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Subnetting Help!

Discussion in 'General Cisco Certifications' started by DevilsAdvocate, Apr 9, 2008.

  1. DevilsAdvocate

    DevilsAdvocate Bit Poster

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    Hi guys,

    Have just started subnetting now and I thought I was starting to get the hang of it, until this question popped up on the practice ones I'm doing.

    Question: Which subnet does host 172.28.255.162/27 belong to?

    Answer: 172.28.255.160

    I don't know where to start with this one. How do I go about getting the answer shown? Any help is appreciated muchly! Thanks

    Rob.
     
    Certifications: CCENT
    WIP: CCNA, MCSE, Server+
  2. BrotherBill

    BrotherBill Byte Poster

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    172.28.255.162/27 is a classless subnet ID indicating that the first 27 bits of the address are your network address.

    11111111.11111111.11111111.11100000 is your subnet mask and the equal of 172.28.255.160

    11111111.11111111.11111111.11110000 is CIDR /28 and the equal of 172.28.255.176 and beyond the range that your address (162) is in.

    Hope this doesn't confuse you more.
     
  3. DevilsAdvocate

    DevilsAdvocate Bit Poster

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    Thanks for the reply. I understand it now. This is the first part of the CCNA i've struggled a little with, the more I read about subnetting the more confused I get! Thanks muchly

    Rob.
     
    Certifications: CCENT
    WIP: CCNA, MCSE, Server+
  4. sunn

    sunn Gigabyte Poster

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    Subnetting can be confusing at first, but once it clicks it will be good.
    You need to understand how the Binary method works in terms of what each bit is resposible for in a given address.

    Once you understand how the binary works look at this approach.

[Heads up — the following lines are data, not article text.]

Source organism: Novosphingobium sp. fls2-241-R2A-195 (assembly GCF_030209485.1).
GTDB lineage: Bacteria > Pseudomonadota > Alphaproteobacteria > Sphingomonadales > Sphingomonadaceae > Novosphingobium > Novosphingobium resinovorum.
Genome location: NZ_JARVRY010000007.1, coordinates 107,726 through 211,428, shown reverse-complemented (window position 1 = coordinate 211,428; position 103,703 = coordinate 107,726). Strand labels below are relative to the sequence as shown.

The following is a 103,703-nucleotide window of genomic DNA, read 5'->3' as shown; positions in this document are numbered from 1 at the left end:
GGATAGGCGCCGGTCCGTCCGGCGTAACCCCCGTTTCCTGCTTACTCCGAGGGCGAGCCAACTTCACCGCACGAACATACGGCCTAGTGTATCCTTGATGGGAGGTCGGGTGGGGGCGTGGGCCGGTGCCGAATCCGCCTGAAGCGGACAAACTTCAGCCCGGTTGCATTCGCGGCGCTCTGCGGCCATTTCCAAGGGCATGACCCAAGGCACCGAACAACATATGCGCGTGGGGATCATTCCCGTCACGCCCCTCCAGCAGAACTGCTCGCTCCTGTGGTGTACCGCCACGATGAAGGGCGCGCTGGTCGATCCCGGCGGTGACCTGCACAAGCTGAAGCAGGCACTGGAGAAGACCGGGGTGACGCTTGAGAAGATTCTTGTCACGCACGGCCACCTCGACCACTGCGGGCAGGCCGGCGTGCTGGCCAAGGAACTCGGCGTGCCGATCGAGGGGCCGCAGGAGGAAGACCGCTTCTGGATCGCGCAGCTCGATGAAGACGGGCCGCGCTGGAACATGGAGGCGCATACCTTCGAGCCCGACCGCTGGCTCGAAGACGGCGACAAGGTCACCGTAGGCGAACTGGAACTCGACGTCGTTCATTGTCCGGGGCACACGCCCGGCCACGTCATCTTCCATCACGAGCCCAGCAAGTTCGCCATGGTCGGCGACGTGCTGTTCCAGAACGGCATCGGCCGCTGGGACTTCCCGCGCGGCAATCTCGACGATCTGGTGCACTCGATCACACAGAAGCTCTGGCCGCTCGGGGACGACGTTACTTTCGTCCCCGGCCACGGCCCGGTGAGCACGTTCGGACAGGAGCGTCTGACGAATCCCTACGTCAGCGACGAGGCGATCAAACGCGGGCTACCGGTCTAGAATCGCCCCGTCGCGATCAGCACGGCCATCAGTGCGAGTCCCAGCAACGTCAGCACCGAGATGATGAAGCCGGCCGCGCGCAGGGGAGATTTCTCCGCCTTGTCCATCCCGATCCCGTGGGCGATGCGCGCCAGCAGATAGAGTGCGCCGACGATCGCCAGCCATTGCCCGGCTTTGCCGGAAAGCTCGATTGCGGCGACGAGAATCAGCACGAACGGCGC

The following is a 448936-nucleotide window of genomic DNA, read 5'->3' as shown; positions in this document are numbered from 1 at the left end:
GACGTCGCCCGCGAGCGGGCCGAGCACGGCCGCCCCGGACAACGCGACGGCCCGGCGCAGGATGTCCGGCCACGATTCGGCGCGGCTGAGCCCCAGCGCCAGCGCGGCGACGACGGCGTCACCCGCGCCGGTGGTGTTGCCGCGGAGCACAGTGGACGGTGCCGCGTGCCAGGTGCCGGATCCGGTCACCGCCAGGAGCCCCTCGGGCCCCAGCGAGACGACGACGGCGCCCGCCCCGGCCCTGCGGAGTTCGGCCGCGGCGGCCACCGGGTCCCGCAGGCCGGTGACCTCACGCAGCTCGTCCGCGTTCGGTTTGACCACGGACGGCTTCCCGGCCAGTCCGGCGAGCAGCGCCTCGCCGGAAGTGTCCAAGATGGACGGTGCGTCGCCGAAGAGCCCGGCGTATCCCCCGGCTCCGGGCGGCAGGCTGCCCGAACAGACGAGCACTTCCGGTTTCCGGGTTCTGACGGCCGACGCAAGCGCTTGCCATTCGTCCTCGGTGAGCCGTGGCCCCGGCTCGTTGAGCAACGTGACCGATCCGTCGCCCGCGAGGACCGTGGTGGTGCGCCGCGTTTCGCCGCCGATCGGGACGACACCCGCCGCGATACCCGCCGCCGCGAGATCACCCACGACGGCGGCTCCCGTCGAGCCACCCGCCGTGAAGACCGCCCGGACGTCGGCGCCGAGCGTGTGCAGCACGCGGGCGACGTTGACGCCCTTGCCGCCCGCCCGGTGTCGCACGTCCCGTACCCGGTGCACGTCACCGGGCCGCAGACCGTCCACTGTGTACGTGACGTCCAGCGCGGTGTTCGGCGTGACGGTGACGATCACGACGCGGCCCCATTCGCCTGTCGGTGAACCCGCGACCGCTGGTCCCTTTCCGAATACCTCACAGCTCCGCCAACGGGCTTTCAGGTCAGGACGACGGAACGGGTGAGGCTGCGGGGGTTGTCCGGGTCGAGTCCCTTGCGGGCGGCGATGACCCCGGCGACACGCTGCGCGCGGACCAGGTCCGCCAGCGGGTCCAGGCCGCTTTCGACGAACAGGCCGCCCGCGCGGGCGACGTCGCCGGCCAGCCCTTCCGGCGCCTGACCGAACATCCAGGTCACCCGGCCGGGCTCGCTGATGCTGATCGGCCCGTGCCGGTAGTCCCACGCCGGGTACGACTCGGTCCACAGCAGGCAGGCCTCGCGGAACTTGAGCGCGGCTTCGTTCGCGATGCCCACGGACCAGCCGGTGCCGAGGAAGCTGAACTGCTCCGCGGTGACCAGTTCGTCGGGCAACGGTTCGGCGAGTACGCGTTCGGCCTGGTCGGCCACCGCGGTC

5. MacAllan

    MacAllan Byte Poster

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    Well done DevilsAdvocate for understanding BrotherBill's explanation, because I didn't and I can do subnetting :eek:

    /27 or binary 11100000 in the final octet is 224 decimal
    256-224 = 32 (the 'magic number')
    seq: 0 32 64 96 128 160 192 224 256

    162 lies between 160 and 192 so is in the 160 subnet

    /28 or binary 11110000 in the final octet is 240 decimal, and hasn't really got anything to do with anything in answering the question posed.....
     
    Certifications: A+, N+, CCNA
    WIP: CCNP, Linux+
  6. BrotherBill

    BrotherBill Byte Poster

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    Well, you're probably right about my explanation being vague. No one else was helping, thought I'd give it a shot. And the 11110000 issue was an attempt to offer a pattern. Thanks for your help.
     
  7. DevilsAdvocate

    DevilsAdvocate Bit Poster

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    Thanks for the help guys! Finding this pretty easy now. These are right, yes?

    Which subnet does host 172.31.198.122 255.255.255.128 belong to?

    256 - 128 = 128

    0 | 128 | 256

    Subnet = 172.31.198.0


    Which subnet does host 192.168.219.161/28 belong to?

    256 - 240 = 16

    0 | 16 | 32 |....| 144 | 160 | 176

    Subnet = 192.168.219.160


    Which subnet does host 192.168.199.72 255.255.255.224 belong to?

    256 - 224 = 32

    | 0 | 32 | 64 |96

    Subnet = 192.168.199.64

    Thanks
    Rob.
     
    Certifications: CCENT
    WIP: CCNA, MCSE, Server+
  8. MacAllan

    MacAllan Byte Poster

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    You've got it!